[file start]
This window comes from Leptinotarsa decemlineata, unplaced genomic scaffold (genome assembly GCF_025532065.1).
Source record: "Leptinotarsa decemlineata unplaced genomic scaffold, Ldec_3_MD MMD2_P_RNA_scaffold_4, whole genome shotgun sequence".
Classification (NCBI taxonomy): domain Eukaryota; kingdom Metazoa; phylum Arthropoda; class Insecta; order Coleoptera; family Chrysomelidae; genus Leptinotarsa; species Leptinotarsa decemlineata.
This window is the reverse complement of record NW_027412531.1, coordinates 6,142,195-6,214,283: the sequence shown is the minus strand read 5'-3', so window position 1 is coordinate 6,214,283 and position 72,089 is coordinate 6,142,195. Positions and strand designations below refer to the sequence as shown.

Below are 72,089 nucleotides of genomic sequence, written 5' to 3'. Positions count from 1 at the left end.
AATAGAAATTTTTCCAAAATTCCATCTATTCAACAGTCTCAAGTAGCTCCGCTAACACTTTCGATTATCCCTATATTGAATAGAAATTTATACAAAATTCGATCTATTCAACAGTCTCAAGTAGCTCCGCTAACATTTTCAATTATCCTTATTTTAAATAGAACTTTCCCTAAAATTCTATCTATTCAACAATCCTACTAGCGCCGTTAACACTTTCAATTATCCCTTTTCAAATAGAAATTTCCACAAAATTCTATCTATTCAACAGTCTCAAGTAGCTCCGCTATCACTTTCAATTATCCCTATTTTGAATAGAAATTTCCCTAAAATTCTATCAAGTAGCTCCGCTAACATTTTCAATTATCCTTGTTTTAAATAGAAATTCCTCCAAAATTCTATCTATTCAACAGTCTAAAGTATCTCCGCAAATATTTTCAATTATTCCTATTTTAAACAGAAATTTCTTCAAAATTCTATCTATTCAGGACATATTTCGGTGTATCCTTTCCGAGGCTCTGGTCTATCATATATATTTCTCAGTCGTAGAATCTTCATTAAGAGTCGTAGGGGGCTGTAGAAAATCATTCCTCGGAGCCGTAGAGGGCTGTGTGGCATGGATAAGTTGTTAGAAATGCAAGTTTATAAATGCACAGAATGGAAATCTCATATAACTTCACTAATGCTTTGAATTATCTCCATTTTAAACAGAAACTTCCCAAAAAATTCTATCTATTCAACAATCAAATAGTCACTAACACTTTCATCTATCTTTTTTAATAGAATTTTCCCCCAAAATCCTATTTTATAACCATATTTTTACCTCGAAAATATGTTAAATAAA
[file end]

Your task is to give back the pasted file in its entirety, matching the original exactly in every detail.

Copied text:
This window comes from Leptinotarsa decemlineata, unplaced genomic scaffold (genome assembly GCF_025532065.1).
Source record: "Leptinotarsa decemlineata unplaced genomic scaffold, Ldec_3_MD MMD2_P_RNA_scaffold_4, whole genome shotgun sequence".
Classification (NCBI taxonomy): domain Eukaryota; kingdom Metazoa; phylum Arthropoda; class Insecta; order Coleoptera; family Chrysomelidae; genus Leptinotarsa; species Leptinotarsa decemlineata.
This window is the reverse complement of record NW_027412531.1, coordinates 6,142,195-6,214,283: the sequence shown is the minus strand read 5'-3', so window position 1 is coordinate 6,214,283 and position 72,089 is coordinate 6,142,195. Positions and strand designations below refer to the sequence as shown.

Below are 72,089 nucleotides of genomic sequence, written 5' to 3'. Positions count from 1 at the left end.
AATAGAAATTTTTCCAAAATTCCATCTATTCAACAGTCTCAAGTAGCTCCGCTAACACTTTCGATTATCCCTATATTGAATAGAAATTTATACAAAATTCGATCTATTCAACAGTCTCAAGTAGCTCCGCTAACATTTTCAATTATCCTTATTTTAAATAGAACTTTCCCTAAAATTCTATCTATTCAACAATCCTACTAGCGCCGTTAACACTTTCAATTATCCCTTTTCAAATAGAAATTTCCACAAAATTCTATCTATTCAACAGTCTCAAGTAGCTCCGCTATCACTTTCAATTATCCCTATTTTGAATAGAAATTTCCCTAAAATTCTATCAAGTAGCTCCGCTAACATTTTCAATTATCCTTGTTTTAAATAGAAATTCCTCCAAAATTCTATCTATTCAACAGTCTAAAGTATCTCCGCAAATATTTTCAATTATTCCTATTTTAAACAGAAATTTCTTCAAAATTCTATCTATTCAGGACATATTTCGGTGTATCCTTTCCGAGGCTCTGGTCTATCATATATATTTCTCAGTCGTAGAATCTTCATTAAGAGTCGTAGGGGGCTGTAGAAAATCATTCCTCGGAGCCGTAGAGGGCTGTGTGGCATGGATAAGTTGTTAGAAATGCAAGTTTATAAATGCACAGAATGGAAATCTCATATAACTTCACTAATGCTTTGAATTATCTCCATTTTAAACAGAAACTTCCCAAAAAATTCTATCTATTCAACAATCAAATAGTCACTAACACTTTCATCTATCTTTTTTAATAGAATTTTCCCCCAAAATCCTATTTTATAACCATATTTTTACCTCGAAAATATGTTAAATAAA